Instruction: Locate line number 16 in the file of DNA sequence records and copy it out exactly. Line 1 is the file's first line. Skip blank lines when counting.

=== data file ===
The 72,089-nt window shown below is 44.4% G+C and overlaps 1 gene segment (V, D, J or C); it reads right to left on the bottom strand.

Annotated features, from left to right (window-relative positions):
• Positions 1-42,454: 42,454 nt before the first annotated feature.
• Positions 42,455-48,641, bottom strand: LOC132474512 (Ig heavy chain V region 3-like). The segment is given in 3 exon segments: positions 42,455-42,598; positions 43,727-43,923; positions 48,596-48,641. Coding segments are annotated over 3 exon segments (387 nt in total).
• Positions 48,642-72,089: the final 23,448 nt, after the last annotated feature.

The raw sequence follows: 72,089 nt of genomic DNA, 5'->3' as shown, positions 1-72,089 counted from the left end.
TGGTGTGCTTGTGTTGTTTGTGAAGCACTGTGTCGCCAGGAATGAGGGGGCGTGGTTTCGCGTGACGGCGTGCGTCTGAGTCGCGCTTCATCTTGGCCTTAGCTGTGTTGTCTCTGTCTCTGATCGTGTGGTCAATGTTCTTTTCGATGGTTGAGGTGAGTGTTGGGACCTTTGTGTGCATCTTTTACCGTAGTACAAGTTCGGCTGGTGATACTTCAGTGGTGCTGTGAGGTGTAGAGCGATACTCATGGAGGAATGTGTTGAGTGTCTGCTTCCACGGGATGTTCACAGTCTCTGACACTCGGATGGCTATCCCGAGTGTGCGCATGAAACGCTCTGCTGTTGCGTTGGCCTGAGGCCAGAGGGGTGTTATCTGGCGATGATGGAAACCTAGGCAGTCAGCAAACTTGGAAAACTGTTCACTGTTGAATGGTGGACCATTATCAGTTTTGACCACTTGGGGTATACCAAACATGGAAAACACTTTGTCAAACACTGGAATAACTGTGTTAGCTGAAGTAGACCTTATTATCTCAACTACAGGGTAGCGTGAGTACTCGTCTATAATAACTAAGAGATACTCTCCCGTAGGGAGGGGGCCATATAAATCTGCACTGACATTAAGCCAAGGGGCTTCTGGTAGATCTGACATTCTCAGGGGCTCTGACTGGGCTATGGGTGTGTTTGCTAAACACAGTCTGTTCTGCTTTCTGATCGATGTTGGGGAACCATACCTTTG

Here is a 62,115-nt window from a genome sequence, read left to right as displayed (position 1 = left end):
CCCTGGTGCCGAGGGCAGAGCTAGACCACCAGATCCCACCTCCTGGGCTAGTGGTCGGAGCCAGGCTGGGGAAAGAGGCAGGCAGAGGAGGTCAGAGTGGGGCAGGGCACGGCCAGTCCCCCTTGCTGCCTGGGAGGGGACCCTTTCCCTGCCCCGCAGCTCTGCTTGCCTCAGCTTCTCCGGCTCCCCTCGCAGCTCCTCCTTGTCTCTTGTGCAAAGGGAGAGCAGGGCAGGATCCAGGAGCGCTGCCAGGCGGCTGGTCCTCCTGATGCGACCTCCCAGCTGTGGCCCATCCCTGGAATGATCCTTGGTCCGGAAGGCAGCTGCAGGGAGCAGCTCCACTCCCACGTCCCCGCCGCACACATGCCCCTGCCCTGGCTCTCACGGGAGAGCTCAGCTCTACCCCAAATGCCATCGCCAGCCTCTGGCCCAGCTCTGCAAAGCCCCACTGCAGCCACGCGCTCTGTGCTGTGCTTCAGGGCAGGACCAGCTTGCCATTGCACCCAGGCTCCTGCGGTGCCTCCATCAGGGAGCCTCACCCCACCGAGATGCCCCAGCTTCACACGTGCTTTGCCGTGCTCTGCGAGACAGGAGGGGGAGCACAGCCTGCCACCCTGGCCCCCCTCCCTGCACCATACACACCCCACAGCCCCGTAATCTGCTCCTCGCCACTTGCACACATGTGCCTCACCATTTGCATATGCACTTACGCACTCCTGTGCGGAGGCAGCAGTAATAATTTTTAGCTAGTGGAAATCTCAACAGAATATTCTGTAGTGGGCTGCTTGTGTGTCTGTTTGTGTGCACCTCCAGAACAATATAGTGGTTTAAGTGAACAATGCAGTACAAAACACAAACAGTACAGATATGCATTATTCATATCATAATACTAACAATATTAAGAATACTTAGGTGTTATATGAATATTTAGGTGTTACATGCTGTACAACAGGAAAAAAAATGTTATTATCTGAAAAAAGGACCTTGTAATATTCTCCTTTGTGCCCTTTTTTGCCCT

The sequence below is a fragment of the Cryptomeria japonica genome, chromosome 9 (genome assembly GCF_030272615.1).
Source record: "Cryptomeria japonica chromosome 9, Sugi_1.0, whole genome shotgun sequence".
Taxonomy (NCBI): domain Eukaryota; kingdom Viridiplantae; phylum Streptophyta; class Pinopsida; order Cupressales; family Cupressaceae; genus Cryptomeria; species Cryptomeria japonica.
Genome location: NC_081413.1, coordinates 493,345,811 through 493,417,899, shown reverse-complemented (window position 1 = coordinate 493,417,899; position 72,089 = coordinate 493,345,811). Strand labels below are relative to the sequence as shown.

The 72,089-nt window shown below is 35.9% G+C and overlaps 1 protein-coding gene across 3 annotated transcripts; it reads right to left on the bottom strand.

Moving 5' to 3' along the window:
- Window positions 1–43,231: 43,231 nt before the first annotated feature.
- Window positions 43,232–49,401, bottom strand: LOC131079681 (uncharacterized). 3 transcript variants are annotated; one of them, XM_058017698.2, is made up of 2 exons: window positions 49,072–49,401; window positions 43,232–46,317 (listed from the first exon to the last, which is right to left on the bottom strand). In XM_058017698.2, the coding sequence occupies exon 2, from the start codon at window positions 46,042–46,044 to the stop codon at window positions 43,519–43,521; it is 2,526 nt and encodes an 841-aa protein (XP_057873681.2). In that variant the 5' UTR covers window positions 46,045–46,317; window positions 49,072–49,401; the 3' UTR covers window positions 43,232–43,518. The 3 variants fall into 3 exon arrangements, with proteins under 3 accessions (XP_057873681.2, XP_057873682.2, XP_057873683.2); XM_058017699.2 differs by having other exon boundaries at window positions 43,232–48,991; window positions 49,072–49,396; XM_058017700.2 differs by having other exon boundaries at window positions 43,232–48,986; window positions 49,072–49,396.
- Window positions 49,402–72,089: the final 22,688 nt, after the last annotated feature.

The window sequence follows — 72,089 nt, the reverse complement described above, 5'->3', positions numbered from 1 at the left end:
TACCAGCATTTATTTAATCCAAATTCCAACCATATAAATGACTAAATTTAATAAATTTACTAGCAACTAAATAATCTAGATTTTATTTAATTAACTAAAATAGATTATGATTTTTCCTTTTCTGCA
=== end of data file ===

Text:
- Window positions 1–43,231: 43,231 nt before the first annotated feature.